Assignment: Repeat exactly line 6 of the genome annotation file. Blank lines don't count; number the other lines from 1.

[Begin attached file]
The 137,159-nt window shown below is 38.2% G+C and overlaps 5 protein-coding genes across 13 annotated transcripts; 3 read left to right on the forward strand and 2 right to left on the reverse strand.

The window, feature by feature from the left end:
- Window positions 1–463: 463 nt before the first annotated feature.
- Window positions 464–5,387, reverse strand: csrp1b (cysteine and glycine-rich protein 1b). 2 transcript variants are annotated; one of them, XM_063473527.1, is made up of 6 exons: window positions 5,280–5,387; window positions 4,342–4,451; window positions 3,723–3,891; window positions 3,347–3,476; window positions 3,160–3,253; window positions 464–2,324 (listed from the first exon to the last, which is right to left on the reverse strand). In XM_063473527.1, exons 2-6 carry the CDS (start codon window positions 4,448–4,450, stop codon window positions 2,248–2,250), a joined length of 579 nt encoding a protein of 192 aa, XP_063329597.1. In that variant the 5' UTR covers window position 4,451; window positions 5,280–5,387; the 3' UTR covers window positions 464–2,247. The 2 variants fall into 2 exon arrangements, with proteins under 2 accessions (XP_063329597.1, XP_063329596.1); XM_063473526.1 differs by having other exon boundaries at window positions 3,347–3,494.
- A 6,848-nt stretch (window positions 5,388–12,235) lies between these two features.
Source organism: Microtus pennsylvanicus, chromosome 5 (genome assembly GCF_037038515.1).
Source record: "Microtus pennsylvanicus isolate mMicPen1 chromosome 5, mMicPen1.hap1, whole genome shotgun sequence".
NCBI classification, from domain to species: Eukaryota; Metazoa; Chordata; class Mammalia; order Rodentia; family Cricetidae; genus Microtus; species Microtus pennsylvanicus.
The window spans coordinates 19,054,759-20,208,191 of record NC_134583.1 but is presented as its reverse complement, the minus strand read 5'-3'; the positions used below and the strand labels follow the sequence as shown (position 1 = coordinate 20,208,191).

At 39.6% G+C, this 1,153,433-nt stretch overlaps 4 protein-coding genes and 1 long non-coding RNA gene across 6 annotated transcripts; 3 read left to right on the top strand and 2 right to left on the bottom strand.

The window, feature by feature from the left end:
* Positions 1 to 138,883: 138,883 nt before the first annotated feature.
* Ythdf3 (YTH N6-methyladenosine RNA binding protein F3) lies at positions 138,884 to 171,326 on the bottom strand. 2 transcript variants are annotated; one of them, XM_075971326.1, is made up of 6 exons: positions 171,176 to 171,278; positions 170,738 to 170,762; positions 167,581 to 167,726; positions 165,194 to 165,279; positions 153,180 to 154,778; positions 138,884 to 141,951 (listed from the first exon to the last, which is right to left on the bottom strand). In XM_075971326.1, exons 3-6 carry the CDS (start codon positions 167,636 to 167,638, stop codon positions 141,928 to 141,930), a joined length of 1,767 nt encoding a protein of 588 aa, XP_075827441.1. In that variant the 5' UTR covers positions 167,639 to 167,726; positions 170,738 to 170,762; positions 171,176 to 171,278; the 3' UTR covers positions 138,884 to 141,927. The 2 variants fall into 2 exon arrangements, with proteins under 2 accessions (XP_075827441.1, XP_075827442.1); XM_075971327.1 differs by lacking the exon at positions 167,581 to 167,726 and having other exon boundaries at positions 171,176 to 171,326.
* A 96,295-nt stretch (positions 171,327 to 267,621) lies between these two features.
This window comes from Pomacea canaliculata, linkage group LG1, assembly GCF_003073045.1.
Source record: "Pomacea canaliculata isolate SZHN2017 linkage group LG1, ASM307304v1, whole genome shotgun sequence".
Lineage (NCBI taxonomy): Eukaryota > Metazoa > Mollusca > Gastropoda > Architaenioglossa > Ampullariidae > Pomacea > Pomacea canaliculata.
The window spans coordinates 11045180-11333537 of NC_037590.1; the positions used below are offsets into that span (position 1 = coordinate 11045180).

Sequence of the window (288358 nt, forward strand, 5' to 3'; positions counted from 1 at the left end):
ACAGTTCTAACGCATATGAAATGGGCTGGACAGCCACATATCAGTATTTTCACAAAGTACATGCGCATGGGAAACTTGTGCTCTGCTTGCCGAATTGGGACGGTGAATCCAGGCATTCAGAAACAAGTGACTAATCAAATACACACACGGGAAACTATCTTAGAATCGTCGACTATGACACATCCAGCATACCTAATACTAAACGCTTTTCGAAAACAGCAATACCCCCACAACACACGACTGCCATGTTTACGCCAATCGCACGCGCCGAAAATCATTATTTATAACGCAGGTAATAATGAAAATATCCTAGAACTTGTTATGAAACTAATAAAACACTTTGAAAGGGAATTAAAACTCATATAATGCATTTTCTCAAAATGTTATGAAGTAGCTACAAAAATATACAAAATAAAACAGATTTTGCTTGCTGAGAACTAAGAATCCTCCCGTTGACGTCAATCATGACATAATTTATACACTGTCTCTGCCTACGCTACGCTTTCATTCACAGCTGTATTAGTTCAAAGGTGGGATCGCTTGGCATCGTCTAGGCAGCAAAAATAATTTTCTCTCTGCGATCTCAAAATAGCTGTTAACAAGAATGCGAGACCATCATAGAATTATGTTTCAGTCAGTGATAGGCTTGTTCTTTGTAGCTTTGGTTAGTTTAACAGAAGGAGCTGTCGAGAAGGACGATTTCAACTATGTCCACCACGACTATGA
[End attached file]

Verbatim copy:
Source organism: Microtus pennsylvanicus, chromosome 5 (genome assembly GCF_037038515.1).